MSF doctor Caroline Forwood on kala azar in India

Caroline ForwoodThe music is loud tonight, layers of competing sounds, horns and wind instruments, a screeching female voice on a tannoy system then a man with a better trained voice, car horns and shouting.  The 11pm train from Patna must be able to sense the competition and is blasting a longer than usual announcement of its presence. Standing on the fenced-in and mosquito net shrouded balcony gazing out I feel like a little female anopheles mosquito unable to get to her prey, the bright lights of the town, Eid celebrations beckon but security rules prevent us from going out to partake in the events.

Re-reading this I think I should have compared myself to a sand fly rather than a mosquito! The genus Phlebotomus – a great name for a little fly that transmits a disease that causes so much misery to the poorest of the poor.  So some facts and figures of what I am doing here.

I came to Bihar in October, to join the Médecins Sans Frontières programme that has treated 4,500 cases of visceral leishmaniasis – or kala azar – since it started working here in 2007. Kala azar, which means “black fever” in Hindi, is caused by the intracellular parasite Leishmania Donovani and transmitted from person to person by the bite of that little infected Phlebotamus.
There are around 500,000 cases of kala azar annually, and 200,000 related deaths. India has the largest burden for this disease in the world, and Bihar state has the highest disease burden in the country (around 20,000 new cases every year). The vector thrives in poor rural communities where the heat and humidity, deficient living conditions (mud houses with cracks in the walls and animals in close proximity) and the absence of preventive vector control measures fuel infection.

The national treatment programme here recommends the utilization of Sodium Stibogluconate (SSG) but in some areas of Bihar the parasite’s resistance to this drug is up to 60%, and SSG is nasty stuff causing lots of side effects including cardiotoxicity.  So we use the wonder drug AmBisome (Liposomal amphotericin B) which is a much more expensive treatment than SSG, costing around 250 USD per patient, but has very few side effects and a cure rate of over 98%.  We are using a 4 dose iv regime of 5mg/kg at days 0, 1, 4 and 9, making a total dose of 20 mg/kg.  It is amazing to see patients coming in looking so toxic, pale and unwell and by the third day their fever has usually resolved and they are so much better.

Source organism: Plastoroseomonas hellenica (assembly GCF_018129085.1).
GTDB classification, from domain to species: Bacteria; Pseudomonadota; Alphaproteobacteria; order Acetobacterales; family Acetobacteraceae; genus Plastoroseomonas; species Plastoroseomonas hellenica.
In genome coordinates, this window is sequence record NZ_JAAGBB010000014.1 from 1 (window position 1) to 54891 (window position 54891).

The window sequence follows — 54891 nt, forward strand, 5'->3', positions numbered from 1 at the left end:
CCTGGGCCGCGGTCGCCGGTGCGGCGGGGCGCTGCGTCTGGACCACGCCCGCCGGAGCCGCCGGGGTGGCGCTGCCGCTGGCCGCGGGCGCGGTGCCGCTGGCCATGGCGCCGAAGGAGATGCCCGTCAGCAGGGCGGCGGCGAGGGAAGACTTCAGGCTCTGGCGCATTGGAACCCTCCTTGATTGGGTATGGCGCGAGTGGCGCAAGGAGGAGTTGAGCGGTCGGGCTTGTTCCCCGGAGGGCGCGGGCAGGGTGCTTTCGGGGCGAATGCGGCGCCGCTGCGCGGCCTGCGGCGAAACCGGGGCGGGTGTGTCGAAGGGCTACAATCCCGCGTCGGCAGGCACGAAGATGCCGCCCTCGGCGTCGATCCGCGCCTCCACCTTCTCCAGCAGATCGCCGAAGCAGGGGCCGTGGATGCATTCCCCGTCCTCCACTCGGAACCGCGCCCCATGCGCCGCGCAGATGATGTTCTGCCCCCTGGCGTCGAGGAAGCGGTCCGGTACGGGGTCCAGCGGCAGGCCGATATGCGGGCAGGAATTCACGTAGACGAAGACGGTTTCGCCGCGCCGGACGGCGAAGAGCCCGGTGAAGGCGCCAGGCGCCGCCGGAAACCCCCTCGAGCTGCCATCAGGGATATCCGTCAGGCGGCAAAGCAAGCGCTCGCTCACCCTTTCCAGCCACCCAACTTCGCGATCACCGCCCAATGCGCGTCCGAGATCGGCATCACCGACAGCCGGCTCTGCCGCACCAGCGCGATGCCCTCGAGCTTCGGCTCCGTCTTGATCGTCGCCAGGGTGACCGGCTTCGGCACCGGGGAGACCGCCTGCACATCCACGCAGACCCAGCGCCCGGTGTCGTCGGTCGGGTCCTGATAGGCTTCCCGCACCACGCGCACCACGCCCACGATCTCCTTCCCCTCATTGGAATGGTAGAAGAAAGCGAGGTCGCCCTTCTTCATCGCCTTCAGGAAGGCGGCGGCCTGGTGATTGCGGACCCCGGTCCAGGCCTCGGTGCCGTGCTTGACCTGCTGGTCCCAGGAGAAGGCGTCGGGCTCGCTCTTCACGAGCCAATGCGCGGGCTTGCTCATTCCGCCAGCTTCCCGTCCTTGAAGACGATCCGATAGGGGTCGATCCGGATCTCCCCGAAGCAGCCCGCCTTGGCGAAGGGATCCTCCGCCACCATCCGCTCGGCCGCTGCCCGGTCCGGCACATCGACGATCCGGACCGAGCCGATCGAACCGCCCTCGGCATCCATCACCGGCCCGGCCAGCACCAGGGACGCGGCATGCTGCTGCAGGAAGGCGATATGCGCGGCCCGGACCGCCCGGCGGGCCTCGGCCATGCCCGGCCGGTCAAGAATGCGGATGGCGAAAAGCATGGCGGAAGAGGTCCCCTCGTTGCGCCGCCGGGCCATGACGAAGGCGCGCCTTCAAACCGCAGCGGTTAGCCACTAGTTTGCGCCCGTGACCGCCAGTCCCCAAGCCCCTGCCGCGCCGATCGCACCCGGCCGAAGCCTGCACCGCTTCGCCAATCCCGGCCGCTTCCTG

We treat most of patients on our 55 bed (stretching to 60) bed ward at the hospital here in Hajipur.  Kala azar is one of the several diseases causing febrile hepatosplenomegaly (in kala-azar the spleen gets particularly enlarged – the largest I have seen so far was 18cm!) The disease tends to be insidious with prolonged fever, body weakness, weight loss and pallor accompanying pancytopenia and hepatosplenomegaly.

We refer complicated patients – those with suspected kala-azar relapses, children under two, pregnant women, PKDL (post-kala azar dermal leishmaniasis) and patients co-infected with HIV to the research institute RMRI (Rajendra Memorial Research Institute) in Patna where we have 10 beds looked after by one of our very experienced doctors.  We are lucky to have such experienced national doctors in this project from whom I have learnt so much in the last few weeks – and still so much to learn!  The expatriate doctor I took over from was an HIV specialist so it has been hard to fill her shoes, but then again my GP experience and the experiences of my last mission in Bangladesh bring another dimension.  I don´t think they had received teaching on antenatal care on the ward round before last week: we were treating an 8 year old boy for primary kala azar when we noticed that his pregnant mother had the hypopigmented rash typical of PKDL. She was referred to RMRI for assessment and diagnostic skin snip testing.

Caroline Forwood is a general practitioner from London who’s currently working for MSF in India.